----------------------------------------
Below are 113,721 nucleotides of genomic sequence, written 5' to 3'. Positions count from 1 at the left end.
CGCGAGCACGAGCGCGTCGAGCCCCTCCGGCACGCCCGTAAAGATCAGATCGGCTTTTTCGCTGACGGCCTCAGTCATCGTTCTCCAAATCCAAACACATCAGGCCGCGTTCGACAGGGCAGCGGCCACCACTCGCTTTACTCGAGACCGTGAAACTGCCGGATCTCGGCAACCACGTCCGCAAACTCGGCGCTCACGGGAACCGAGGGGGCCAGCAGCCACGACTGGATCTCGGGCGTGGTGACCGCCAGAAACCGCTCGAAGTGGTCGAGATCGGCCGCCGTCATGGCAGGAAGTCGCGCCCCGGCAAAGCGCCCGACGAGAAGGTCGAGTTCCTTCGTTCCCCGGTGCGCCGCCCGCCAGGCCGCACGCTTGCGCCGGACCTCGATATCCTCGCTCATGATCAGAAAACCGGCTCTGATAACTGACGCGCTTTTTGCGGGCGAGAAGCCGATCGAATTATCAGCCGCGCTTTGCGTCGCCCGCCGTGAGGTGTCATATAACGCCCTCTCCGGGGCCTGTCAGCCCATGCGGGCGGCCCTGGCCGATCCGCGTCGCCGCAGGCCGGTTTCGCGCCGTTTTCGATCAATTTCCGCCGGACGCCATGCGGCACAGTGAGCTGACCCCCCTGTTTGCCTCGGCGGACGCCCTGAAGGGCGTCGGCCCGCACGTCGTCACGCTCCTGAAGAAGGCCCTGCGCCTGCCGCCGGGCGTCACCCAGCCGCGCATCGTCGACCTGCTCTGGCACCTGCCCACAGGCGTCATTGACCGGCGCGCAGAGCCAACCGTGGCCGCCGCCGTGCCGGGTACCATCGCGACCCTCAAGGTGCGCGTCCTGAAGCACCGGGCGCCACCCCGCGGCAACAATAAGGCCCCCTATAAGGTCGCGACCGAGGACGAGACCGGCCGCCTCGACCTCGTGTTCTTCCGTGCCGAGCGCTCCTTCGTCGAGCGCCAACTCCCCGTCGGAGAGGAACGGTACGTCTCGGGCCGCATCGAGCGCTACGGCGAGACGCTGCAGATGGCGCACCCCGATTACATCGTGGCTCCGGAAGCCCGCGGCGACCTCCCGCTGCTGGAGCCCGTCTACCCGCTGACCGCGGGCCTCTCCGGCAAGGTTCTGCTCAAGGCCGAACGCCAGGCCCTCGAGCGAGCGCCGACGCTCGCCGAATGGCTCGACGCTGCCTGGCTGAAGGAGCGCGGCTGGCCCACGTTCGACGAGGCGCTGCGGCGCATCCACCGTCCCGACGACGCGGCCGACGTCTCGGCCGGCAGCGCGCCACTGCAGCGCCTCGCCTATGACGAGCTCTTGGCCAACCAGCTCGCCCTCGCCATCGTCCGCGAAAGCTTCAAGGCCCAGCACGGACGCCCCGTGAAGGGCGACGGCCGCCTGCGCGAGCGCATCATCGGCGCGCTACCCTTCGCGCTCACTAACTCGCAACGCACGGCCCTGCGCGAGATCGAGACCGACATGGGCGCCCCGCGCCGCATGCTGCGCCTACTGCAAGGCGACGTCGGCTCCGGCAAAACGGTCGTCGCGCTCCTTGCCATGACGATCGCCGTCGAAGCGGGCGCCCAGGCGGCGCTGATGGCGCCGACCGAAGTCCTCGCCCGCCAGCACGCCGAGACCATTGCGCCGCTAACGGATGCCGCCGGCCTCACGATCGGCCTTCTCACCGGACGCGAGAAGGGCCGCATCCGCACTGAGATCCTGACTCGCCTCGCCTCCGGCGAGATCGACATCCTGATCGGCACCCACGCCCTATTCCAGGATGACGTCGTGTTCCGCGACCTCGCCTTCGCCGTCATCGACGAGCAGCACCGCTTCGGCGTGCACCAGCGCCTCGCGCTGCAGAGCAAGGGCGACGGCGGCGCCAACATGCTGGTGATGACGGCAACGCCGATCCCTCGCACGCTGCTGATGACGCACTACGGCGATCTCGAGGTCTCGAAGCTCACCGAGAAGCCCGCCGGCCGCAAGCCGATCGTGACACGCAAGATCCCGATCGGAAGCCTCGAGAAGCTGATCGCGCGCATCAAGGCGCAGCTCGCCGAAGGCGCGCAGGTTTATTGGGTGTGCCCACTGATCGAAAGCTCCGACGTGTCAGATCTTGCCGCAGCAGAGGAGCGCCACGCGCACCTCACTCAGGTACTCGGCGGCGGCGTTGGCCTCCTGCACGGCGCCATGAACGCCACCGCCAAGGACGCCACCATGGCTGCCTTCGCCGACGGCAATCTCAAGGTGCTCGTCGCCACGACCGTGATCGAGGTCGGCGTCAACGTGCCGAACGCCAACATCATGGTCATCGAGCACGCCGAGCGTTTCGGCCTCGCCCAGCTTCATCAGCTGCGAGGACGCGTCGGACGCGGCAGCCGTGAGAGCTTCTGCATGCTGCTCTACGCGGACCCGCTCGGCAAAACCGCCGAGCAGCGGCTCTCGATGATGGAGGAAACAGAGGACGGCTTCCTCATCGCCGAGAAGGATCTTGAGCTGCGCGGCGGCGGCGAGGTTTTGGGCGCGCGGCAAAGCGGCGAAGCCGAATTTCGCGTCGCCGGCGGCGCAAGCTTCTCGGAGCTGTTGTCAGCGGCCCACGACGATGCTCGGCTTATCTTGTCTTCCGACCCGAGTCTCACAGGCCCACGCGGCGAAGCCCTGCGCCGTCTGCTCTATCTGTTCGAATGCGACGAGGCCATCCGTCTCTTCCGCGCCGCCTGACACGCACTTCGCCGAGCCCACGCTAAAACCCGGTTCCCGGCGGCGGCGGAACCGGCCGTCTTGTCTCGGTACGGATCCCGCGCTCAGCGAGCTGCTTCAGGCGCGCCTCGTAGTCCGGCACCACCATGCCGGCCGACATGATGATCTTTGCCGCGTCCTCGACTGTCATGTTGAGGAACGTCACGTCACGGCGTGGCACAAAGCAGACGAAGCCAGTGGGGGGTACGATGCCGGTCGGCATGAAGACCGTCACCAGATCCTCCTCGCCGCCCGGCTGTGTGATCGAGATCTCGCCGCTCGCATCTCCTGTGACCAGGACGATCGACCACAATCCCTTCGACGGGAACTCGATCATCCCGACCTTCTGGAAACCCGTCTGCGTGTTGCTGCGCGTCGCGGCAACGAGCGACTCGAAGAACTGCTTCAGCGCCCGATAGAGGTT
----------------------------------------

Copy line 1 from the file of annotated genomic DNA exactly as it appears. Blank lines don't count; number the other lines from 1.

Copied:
Below are 113,721 nucleotides of genomic sequence, written 5' to 3'. Positions count from 1 at the left end.